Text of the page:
Now teach me, maid composed,
To breathe some soften'd strain

Whose numbers, stealing through thy darkening vale,
May not unseemly with its stillness suit;

As, musing slow I hail
Thy genial loved return.

For when thy folding-star arising shows
His paly circlet, at his warning-lamp

The fragrant Hours, and Elves
Who slept in buds the day,

And many a Nymph who wreathes her brows with

sedge
And sheds the freshening dew, and, lovelier still,

The pensive Pleasures sweet,
Prepare thy shadowy car.

Then let me rove some wild and heathy scene;
Or find some ruin midst its dreary dells,

Whose walls more awful nod
By thy religious gleams.

Or, if chill blustering winds or driving rain
Prevent my willing feet, be mine the hut

That, from the mountain's side,
Views wilds and swelling floods,

And hamlets brown, and dim-discover'd spires;
And hears their simple bell; and marks o'er all

Thy dewy fingers draw
The gradual dusky veil.

While Spring shall pour his showers, as oft he wont,
And bathe thy breathing tresses, meekest Eve!

While Summer loves to sport
Beneath thy lingering light;

While sallow Autumn fills thy lap with leaves;
Or Winter, yelling through the troublous air,

Affrights thy shrinking train
And rudely rends thy robes;

So long, regardful of thy quiet rule,
Shall Fancy, Friendship, Science, smiling Peace,

Thy gentlest influence own,
And love thy favourite name!

298

GEORGE SEWELL

[d. 1726]
THE DYING MAN IN HIS GARDEN
Why, Damon, with the forward day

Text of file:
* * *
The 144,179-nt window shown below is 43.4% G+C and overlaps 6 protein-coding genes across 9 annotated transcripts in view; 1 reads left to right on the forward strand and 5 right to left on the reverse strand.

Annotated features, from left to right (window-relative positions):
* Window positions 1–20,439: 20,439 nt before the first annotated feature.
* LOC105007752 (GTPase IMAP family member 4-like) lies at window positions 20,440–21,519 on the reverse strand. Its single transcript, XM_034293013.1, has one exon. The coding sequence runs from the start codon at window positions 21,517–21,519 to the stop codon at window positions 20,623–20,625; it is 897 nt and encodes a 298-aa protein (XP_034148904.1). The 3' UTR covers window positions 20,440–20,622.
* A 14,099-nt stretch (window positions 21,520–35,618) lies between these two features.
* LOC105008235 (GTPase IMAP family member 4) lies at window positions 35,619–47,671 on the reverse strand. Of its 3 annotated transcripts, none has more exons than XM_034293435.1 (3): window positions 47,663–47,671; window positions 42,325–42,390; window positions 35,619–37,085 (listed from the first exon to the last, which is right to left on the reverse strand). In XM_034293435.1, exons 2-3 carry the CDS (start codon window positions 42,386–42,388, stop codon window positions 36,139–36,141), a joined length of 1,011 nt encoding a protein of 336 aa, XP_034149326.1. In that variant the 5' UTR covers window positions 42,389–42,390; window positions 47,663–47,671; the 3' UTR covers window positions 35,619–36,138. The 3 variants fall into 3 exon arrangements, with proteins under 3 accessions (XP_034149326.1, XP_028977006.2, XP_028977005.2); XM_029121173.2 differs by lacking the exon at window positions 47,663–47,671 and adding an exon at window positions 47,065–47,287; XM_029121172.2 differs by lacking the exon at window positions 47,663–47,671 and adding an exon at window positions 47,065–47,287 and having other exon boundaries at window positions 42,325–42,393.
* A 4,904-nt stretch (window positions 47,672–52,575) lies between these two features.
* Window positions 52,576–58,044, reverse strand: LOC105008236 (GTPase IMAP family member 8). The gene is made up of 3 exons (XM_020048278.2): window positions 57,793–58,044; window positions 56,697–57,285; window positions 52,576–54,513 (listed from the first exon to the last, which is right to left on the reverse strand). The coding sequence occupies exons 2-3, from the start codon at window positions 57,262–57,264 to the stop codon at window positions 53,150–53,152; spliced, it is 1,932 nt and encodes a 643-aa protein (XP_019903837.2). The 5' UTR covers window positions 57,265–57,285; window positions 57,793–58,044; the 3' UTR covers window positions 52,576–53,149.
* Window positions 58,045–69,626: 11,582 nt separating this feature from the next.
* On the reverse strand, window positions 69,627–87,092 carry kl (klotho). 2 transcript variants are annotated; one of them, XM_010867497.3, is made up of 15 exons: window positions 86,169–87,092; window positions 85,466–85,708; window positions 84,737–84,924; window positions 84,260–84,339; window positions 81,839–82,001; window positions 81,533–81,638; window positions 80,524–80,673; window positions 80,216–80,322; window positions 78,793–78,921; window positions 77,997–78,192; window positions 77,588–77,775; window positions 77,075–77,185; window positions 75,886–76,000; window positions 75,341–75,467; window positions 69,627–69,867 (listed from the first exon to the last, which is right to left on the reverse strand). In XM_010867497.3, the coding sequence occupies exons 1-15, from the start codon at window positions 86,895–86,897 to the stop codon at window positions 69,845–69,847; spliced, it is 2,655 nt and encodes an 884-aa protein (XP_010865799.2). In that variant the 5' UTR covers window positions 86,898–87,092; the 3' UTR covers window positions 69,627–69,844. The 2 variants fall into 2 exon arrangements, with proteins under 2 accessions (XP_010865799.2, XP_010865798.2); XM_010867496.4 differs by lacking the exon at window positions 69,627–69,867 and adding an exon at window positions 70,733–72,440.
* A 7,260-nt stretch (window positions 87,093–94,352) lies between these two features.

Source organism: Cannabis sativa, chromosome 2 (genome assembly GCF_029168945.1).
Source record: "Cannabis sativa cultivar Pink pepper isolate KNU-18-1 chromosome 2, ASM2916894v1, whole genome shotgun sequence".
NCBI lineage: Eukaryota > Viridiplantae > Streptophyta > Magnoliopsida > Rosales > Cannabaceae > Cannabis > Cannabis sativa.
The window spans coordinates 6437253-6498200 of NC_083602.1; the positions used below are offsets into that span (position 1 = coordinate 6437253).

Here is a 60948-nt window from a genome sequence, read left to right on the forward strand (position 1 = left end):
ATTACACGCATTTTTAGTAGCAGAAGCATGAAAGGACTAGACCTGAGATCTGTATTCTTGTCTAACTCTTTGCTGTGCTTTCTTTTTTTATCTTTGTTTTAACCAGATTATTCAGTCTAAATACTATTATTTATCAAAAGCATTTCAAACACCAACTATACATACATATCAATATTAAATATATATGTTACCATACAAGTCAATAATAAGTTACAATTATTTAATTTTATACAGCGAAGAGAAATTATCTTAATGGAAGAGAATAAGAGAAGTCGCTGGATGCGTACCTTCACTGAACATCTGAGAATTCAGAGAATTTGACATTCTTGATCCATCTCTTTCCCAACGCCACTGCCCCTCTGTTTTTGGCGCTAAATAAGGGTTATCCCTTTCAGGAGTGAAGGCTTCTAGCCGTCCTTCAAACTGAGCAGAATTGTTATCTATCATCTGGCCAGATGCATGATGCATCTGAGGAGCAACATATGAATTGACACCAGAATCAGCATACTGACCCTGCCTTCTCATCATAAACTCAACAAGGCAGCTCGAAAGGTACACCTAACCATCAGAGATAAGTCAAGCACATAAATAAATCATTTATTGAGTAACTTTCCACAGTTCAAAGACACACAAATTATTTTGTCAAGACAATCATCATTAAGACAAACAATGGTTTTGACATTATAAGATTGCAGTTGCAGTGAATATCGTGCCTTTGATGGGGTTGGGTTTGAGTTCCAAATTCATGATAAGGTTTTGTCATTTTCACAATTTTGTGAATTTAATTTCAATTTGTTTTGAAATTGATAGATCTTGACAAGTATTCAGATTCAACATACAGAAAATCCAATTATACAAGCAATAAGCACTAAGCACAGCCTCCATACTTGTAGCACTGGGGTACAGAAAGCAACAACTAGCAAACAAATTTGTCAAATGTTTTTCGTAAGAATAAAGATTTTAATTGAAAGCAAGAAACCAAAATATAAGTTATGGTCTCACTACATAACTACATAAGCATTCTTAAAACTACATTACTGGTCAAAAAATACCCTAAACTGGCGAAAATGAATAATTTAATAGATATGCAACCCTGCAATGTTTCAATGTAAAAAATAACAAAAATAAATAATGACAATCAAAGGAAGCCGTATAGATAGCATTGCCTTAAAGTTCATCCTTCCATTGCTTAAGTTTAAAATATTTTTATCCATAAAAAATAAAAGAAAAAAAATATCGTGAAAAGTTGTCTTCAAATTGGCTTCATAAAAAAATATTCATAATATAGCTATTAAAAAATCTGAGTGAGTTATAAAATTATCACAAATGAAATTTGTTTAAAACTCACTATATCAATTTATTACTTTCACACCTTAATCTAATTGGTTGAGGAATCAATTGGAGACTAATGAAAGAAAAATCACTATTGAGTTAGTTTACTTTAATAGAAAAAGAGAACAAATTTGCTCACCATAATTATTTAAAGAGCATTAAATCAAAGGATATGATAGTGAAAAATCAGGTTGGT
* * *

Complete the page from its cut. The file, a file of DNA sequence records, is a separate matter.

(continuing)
Dost thou thy little spot survey,
From tree to tree, with doubtful cheer,
Pursue the progress of the year,
What winds arise, what rains descend,
When thou before that year shalt end?

What do thy noontide walks avail,
To clear the leaf, and pick the snail,
Then wantonly to death decree
An insect usefuller than thee?
Thou and the worm are brother-kind,
As low, as earthy, and as blind.

Vain wretch! canst thou expect to see
The downy peach make court to thee?
Or that thy sense shall ever meet
The bean-flower's deep-embosom'd sweet
Exhaling with an evening blast?
Thy evenings then will all be past !

Thy narrow pride, thy fancied green
(For vanity's in little seen)
All must be left when Death appears,
In spite of wishes, groans, and tears;
Nor one of all thy plants that grow
But Rosemary will with thee go.

ALISON RUTHERFORD COCKBURN

[1712-1794]
THE FLOWERS OF THE FOREST

299

I've seen the smiling

Of Fortune beguiling;
I've felt all its favours, and found its decay;

Sweet was its blessing,

Kind its caressing;
But now it is fled-fled far away.

I've seen the forest

Adorned the foremost,
With flowers of the fairest, most pleasant and gay;

Sae bonnie was their bloon.ing!

Their scent the air perfuming !
But now they are withered and a' wede away.

I've seen the morning

With gold the hills adorning,
And loud tempest storming before the mid-day.

I've seen Tweed's silver streams,

Shining in the sunny beams

Grow drumly and dark as he rowed on his way. 1" The flowers of the Forest” in this and the following song are the men of Ettrick Forest in Selkirkshire who fell at the battle of Flodden.